LLOYDS Register Of Shipping is famed across the globe. A vessel will remain on it until something happens to her – for example if she is sunk, wrecked, or broken up.
Appropriate then that Jean Hood, pictured, should have been an information officer for the London-based organisation before moving north with husband George to Sandbach 16 years ago and forging a new career charting disaster, demise and heroism on the high seas. Her latest book Carrier, "a century of first-hand accounts of naval operations in war and peace" was launched last week.
"As the title suggests," she says, "my book tells the human, rather than the technical, story of aircraft carriers and naval aviation, using eye-witness stories from those who served and, indeed, are still serving – not just British but US, Indian, Japanese, Italian, Australian and French."
The book starts with the first take-off by an aircraft from a warship – an honour which went to the US civilian pilot Eugene Ely in 1910 – and ends with the successful medical evacuation of two children from Haiti by a helicopter team from the Italian carrier Cavour this year.
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In between are anecdotes of First World War missions, the great operations of the Second World War including the sinking of the Bismarck, Pearl Harbor and Midway, while the opening strikes of the First Gulf War come vividly to life through the words of two pilots and a flight deck co-ordinator aboard USS Saratoga.
Elsewhere, a stoker tells how he abandoned the sinking HMS Eagle, and an Australian pilot looks back on his dramatic rescue after being shot down over Korea.
"Some of the incidents in the book are extremely funny," says Jean, "some are dramatic and some are deeply moving in their tragedy. The funniest is probably the story of the inter-war Royal Naval admiral who was catapulted upside down in the rear cockpit. The most dramatic could well be the US bombardier who was half-ejected in 1991. And the saddest, for me, is the letter written by the captain of HMS Illustrious after she had been bombed in 1941."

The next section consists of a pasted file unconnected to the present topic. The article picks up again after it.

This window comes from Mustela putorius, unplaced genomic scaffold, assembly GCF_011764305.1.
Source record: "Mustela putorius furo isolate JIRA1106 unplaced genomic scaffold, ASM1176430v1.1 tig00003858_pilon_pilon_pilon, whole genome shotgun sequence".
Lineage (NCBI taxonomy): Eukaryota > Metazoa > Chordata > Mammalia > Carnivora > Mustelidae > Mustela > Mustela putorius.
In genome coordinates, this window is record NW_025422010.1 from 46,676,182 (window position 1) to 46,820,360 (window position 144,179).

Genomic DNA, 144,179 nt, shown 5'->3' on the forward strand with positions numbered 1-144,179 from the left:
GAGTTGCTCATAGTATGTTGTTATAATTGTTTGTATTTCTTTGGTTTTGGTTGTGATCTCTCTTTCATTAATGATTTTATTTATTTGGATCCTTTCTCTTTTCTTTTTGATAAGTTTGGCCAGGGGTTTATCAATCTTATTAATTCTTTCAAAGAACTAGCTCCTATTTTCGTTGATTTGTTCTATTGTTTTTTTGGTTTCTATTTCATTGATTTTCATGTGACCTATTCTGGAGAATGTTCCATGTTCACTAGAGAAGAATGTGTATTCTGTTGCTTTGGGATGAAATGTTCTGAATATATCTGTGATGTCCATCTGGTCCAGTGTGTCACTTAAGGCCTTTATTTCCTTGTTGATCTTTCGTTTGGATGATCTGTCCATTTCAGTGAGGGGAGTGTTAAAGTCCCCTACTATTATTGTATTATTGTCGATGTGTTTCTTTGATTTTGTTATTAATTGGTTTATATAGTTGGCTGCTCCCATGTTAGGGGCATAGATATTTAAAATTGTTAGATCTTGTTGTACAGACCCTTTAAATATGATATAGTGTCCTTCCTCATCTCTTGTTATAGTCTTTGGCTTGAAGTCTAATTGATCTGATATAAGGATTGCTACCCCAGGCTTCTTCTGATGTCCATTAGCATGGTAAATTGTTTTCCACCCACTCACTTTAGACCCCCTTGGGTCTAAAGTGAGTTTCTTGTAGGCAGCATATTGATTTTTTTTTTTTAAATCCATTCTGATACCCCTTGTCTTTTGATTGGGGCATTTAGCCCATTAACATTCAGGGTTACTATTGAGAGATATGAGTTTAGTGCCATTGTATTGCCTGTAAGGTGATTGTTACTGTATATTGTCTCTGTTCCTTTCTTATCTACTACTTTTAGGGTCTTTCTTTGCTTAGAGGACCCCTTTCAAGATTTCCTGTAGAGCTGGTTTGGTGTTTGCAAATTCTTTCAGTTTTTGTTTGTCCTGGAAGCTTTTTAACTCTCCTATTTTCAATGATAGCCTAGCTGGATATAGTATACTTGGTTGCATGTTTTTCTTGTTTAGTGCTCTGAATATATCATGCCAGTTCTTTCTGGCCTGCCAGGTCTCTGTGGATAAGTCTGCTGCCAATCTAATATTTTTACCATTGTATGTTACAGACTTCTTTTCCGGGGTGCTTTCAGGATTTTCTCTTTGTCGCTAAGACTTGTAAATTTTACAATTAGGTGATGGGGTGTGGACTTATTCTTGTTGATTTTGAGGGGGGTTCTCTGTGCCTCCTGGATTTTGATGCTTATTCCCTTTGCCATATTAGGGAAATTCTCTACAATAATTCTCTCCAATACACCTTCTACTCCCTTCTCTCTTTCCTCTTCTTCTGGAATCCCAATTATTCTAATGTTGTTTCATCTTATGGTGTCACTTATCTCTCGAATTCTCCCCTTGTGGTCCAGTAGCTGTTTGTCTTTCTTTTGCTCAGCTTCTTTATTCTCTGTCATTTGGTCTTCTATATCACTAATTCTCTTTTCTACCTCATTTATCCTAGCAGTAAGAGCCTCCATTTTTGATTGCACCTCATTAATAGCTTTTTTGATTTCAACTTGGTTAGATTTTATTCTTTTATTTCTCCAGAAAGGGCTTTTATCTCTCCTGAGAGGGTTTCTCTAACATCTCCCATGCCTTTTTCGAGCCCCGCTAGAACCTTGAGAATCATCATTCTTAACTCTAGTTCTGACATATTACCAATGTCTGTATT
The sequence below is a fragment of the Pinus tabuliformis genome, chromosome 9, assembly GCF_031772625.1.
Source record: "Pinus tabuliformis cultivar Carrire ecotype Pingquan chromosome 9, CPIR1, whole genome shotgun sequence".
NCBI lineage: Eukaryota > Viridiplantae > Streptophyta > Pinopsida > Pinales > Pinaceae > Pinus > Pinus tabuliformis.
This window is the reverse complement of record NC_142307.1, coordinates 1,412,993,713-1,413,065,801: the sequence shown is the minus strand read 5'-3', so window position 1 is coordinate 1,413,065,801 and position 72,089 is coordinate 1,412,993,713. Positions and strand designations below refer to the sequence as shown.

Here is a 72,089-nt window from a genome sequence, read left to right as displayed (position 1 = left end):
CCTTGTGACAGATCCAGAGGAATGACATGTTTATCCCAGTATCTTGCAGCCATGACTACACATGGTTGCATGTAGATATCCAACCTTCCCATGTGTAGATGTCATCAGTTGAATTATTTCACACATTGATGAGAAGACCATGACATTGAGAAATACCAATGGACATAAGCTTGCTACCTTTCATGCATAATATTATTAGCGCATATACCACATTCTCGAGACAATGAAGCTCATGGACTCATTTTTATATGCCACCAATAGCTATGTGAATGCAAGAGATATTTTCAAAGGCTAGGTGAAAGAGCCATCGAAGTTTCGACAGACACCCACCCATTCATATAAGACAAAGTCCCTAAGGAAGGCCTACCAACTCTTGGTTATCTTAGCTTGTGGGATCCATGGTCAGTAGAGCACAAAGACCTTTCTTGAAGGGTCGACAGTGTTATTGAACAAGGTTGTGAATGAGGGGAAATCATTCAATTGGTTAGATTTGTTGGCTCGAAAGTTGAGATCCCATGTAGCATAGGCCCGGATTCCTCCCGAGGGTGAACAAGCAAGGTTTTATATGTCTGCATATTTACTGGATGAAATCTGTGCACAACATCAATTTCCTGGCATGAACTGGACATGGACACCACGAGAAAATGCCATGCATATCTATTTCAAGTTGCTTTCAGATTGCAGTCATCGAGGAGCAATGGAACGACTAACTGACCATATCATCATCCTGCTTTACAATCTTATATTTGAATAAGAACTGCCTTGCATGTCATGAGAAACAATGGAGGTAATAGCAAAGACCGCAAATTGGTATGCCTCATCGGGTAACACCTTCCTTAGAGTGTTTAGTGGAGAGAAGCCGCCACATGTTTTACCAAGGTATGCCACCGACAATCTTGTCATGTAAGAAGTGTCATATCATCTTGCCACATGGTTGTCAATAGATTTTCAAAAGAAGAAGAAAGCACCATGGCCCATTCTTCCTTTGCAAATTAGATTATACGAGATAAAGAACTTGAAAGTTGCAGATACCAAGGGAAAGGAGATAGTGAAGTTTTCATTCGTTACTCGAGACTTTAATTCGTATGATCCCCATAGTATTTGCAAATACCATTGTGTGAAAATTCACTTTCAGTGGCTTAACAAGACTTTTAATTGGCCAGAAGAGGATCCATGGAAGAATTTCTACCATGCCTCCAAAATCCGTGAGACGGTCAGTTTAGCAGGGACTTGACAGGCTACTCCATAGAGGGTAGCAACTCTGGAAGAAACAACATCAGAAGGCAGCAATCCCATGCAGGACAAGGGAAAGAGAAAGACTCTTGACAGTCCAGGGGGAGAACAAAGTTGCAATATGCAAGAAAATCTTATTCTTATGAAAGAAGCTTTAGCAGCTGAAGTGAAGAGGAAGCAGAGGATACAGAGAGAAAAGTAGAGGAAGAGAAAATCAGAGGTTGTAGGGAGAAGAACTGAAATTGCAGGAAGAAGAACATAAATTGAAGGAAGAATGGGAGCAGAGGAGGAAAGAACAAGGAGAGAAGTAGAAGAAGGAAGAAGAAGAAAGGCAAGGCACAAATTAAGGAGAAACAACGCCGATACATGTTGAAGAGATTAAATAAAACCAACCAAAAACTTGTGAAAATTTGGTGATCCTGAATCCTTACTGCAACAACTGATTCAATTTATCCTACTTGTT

The mother-of-one took to writing after finding teaching wasn't for her. She now spends her days gathering astonishing seafaring stories from across the globe, preferably firsthand accounts. Previous works include Submarine: An Anthology Of Firsthand Accounts of the War Under The Sea, 1939-45; Come Hell And High Water: Extraordinary Stories Of Wreck, Terror and Triumph On The Sea; Trafalgar Square: A Visual History Of London's Landmark Through Time; Wreck: Extraordinary True Stories Of Disaster and Heroism At Sea. Her only non-maritime tome was her debut, the children's The Dragon Of Brog.
It's an expertise that hasn't gone unnoticed. Her first book, Marked For Misfortune: An Epic Tale Of Shipwreck, Human Endeavour And Rescue In The Age Of Sail, which relates the wrecking of the Honourable East India Company's ship Winterton off the coast of Madagascar, led to her being approached by the makers of the BBC's genealogy series Who Do You Think You Are?
It transpired one of the passengers went by the name of Suetonius McGowan, a direct descendent of impressionist Alastair MacGowan.
That book was itself the result of a 20-year obsession which started when she first encountered the Winterton while at Lloyds Register.
Prior to that, Jean's main historical connection had been with the Sealed Knot, fighting for the Royalist cause at weekends.
Land battles have been put to one side now as the unpredictable might of the sea takes over.
After two years writing and researching Carrier, Jean would love one day to sail a leg of the Tall Ships race – on the day we speak she has just returned from a sojourn to see these mighty vessels at Hartlepool – is already thinking of her next project. "I'm not certain what it will be," she says, "but possibly it will be on the preserved ships of the world, naval and merchant."
Whatever, it will undoubtedly be hugely well received by a sizeable audience fascinated by stories of the sea. All she has to do now is convince some dubious inland book stores that such readers are actually out there.
"I was told by one that they were too far from the sea to stock it," she says. "I said 'you're nowhere near Middle Earth either but you've still got Tolkien on your shelves'!" Another doubter sunk.